Basic Composition for Newbie Artists and Photographers – 1
The Rule of Thirds
Have you seen the grid on the right? It’s there as an option on your Digital Camera screen, and it’s thrust upon you in most classes on Composition by Those Who Follow the Rules.
It’s called the Rule of Thirds. The concept is simple. An amateur places his point of interest right in the middle of the picture. In landscapes, he cuts the picture in two by making the horizon the centre-line. The pro doesn’t. She, on the other hand, (being a feminist here,) places the point of interest in one of the four points of intersection and the horizon at one of the horizontal lines.
- Your pictures look professional though most people know this rule anyway.
- You have more tension and drama in your composition. (Which is a good thing.)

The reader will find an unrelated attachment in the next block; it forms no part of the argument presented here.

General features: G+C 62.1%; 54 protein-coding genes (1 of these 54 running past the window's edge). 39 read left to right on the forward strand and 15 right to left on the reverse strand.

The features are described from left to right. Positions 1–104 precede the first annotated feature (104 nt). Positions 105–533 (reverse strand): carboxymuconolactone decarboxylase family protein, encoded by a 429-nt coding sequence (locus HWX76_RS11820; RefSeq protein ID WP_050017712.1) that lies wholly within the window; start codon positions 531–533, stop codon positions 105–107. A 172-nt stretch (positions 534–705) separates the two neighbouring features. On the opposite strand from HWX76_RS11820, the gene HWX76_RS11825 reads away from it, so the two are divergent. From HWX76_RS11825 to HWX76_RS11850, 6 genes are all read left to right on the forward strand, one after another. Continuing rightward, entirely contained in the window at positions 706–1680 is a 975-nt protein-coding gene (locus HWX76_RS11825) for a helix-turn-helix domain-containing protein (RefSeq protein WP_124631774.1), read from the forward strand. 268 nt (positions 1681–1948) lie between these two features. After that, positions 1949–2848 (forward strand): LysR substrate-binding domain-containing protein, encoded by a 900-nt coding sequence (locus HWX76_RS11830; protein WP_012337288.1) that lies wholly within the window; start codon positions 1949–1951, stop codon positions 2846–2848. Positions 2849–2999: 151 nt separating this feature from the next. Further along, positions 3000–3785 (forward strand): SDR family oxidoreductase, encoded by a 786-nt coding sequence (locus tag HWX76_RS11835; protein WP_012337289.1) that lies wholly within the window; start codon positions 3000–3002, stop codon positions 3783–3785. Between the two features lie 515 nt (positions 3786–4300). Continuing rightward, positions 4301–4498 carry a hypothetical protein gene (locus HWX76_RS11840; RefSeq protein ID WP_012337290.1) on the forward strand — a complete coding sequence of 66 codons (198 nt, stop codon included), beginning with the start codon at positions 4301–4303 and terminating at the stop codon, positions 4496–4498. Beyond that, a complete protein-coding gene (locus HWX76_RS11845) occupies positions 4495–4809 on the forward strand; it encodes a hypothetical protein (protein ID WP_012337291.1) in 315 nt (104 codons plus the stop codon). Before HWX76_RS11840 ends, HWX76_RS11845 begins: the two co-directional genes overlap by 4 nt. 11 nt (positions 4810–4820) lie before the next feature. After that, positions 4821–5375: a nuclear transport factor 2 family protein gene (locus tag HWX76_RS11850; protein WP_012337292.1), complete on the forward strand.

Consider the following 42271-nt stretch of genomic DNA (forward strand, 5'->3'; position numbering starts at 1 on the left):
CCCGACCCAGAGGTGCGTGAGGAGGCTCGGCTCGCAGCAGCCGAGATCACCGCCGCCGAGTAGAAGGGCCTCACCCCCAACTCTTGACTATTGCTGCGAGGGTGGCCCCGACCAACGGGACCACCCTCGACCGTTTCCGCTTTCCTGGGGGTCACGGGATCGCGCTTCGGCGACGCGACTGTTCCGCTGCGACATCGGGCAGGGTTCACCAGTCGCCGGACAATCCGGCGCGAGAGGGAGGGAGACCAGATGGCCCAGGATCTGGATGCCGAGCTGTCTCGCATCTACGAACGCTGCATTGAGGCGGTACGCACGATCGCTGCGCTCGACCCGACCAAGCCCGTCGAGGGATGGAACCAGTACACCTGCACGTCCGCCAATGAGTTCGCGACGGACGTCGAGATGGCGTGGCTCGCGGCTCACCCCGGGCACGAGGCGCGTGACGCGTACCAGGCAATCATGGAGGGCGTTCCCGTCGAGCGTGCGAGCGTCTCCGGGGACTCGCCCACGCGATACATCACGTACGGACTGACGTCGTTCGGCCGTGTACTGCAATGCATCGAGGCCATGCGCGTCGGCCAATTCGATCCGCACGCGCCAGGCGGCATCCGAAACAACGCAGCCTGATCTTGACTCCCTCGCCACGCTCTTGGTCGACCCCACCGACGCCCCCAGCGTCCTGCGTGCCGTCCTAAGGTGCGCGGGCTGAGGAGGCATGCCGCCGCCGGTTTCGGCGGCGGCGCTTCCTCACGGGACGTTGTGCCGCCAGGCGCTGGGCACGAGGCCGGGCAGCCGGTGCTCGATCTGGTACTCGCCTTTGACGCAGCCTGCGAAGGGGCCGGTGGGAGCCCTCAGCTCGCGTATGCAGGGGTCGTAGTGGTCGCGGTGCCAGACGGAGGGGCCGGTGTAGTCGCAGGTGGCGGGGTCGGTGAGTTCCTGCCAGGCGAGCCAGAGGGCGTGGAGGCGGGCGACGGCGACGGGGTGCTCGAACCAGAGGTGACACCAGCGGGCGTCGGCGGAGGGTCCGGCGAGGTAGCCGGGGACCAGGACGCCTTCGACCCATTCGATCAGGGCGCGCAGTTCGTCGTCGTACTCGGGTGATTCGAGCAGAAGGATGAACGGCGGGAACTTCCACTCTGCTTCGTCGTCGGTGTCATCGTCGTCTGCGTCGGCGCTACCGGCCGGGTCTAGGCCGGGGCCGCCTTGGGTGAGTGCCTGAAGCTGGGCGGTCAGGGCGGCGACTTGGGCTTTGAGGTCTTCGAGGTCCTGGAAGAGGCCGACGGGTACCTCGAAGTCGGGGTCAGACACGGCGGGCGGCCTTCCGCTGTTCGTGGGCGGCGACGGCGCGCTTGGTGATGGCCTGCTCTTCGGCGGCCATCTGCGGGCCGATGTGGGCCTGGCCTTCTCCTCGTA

- You can choose more sky or more ground depending on what you want to say.
- If you adhere strongly to this rule, you could look like a desperate wannabe pro.
- You won’t explore other ideas and will stick to this one rule.
- All subjects are not co-operative or flexible enough to fit. Artists use artistic license but photographers are handicapped. They can’t move a mountain or push a palm tree aside!
- Slightly go off the points and lines. That’s what great artists did.
- Know the rule and break it occasionally.
- Shoot the picture first; you can crop it to fit later.
Break the Rule
You can design a symmetrical picture where both vertical halves are almost mirror images. This obviously cannot follow the Rule of Thirds. Many portraits don't adhere to the rule. The Mona Lisa absolutely flouts it, so tell your critics that if it worked for Old Leonardo, it can work for you.
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